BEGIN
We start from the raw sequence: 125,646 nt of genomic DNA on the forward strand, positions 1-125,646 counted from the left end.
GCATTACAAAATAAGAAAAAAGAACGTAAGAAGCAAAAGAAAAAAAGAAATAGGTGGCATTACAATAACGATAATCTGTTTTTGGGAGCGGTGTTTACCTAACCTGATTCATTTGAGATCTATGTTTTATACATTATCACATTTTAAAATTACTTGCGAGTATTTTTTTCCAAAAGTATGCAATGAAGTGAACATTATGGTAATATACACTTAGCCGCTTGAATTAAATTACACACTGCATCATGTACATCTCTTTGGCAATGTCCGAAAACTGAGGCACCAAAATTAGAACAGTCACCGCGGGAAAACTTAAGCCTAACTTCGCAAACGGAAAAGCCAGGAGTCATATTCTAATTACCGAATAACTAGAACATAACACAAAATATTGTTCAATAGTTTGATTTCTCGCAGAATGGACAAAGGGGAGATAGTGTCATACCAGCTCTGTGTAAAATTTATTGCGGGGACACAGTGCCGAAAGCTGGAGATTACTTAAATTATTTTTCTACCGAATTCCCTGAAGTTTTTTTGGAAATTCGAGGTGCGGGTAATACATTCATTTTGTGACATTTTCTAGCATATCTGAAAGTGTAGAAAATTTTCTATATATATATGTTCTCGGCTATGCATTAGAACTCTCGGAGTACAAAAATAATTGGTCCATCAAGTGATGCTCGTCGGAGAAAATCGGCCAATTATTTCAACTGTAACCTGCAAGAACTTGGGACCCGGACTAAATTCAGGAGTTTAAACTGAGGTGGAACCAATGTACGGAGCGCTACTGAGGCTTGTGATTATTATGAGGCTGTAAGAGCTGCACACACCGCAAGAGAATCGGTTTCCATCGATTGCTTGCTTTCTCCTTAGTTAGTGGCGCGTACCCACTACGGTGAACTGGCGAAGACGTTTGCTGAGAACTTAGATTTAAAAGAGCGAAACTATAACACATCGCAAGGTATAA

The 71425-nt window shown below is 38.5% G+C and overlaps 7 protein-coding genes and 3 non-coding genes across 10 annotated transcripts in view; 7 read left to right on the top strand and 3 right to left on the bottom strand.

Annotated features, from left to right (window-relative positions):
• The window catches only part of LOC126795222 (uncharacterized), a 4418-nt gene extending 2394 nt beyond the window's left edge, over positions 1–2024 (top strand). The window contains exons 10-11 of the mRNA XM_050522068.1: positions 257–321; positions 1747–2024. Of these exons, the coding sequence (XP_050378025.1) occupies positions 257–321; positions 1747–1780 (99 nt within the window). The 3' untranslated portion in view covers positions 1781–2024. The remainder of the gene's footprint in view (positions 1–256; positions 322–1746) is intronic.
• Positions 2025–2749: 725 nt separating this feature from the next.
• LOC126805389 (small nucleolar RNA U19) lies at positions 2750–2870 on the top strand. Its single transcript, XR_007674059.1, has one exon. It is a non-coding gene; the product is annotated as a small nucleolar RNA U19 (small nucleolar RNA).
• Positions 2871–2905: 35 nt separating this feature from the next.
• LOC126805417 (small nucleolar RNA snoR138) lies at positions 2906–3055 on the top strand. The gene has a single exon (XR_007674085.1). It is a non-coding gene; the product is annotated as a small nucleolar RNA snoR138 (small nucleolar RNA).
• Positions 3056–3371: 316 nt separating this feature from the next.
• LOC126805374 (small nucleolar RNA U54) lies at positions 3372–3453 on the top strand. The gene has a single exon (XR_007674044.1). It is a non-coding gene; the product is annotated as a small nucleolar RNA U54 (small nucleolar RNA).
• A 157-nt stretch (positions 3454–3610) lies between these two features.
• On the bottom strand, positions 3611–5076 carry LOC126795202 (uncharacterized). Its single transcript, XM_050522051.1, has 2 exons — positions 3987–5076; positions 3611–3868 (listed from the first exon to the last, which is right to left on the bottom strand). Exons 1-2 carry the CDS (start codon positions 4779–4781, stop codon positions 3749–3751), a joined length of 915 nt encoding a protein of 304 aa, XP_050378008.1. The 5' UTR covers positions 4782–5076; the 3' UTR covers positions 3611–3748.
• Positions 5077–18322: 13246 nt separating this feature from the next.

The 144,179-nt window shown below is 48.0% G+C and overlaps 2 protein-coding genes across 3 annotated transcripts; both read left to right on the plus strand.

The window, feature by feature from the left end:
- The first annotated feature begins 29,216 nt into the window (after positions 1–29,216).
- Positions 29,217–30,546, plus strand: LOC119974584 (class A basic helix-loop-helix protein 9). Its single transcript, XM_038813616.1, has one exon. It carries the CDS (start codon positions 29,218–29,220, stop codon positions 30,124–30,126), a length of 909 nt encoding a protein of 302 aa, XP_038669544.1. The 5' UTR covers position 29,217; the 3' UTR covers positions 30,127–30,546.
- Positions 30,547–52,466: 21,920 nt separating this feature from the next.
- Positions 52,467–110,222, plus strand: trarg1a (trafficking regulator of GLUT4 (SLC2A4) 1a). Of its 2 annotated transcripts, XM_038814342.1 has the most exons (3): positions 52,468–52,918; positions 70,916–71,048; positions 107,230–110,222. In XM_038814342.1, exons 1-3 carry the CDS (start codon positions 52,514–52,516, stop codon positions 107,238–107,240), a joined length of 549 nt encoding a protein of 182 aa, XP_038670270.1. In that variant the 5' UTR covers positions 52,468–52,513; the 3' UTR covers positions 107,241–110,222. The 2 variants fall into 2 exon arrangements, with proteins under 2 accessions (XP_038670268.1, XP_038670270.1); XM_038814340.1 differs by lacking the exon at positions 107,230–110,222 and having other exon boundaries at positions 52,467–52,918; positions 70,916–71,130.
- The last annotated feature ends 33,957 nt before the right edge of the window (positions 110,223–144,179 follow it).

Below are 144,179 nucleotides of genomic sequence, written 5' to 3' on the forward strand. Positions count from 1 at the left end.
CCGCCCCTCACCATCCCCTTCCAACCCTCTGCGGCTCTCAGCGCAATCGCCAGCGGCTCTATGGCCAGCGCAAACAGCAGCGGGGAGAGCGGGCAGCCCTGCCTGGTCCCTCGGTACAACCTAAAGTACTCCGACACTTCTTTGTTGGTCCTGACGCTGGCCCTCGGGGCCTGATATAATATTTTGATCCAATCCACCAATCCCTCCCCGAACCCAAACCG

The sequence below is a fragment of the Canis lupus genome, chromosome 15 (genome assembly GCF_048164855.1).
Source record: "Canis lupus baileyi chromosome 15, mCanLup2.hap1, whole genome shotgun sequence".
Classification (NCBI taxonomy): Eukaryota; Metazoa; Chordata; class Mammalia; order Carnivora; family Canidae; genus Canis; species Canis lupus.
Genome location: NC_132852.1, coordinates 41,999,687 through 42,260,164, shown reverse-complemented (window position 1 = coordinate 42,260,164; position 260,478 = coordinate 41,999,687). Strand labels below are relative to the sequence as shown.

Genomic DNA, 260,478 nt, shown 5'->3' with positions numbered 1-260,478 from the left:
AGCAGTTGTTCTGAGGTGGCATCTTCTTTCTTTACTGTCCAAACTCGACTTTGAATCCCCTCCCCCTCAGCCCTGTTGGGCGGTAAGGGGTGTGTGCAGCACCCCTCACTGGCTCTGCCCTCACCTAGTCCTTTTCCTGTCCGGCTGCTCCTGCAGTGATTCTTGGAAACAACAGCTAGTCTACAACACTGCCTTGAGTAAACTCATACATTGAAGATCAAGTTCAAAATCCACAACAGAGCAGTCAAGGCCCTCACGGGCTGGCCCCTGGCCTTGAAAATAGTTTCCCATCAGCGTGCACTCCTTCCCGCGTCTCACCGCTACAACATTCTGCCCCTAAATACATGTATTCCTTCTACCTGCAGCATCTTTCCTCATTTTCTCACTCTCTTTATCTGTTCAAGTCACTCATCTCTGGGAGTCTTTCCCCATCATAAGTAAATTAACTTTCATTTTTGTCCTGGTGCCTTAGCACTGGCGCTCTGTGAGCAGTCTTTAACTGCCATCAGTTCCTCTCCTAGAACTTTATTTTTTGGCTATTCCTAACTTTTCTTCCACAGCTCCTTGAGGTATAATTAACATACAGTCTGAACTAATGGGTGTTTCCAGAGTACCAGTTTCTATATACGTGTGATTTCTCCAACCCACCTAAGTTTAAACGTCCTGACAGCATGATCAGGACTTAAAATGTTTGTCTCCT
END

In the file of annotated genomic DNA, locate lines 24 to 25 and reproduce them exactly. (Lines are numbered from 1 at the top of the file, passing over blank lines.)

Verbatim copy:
The sequence below is a fragment of the Canis lupus genome, chromosome 15 (genome assembly GCF_048164855.1).
Source record: "Canis lupus baileyi chromosome 15, mCanLup2.hap1, whole genome shotgun sequence".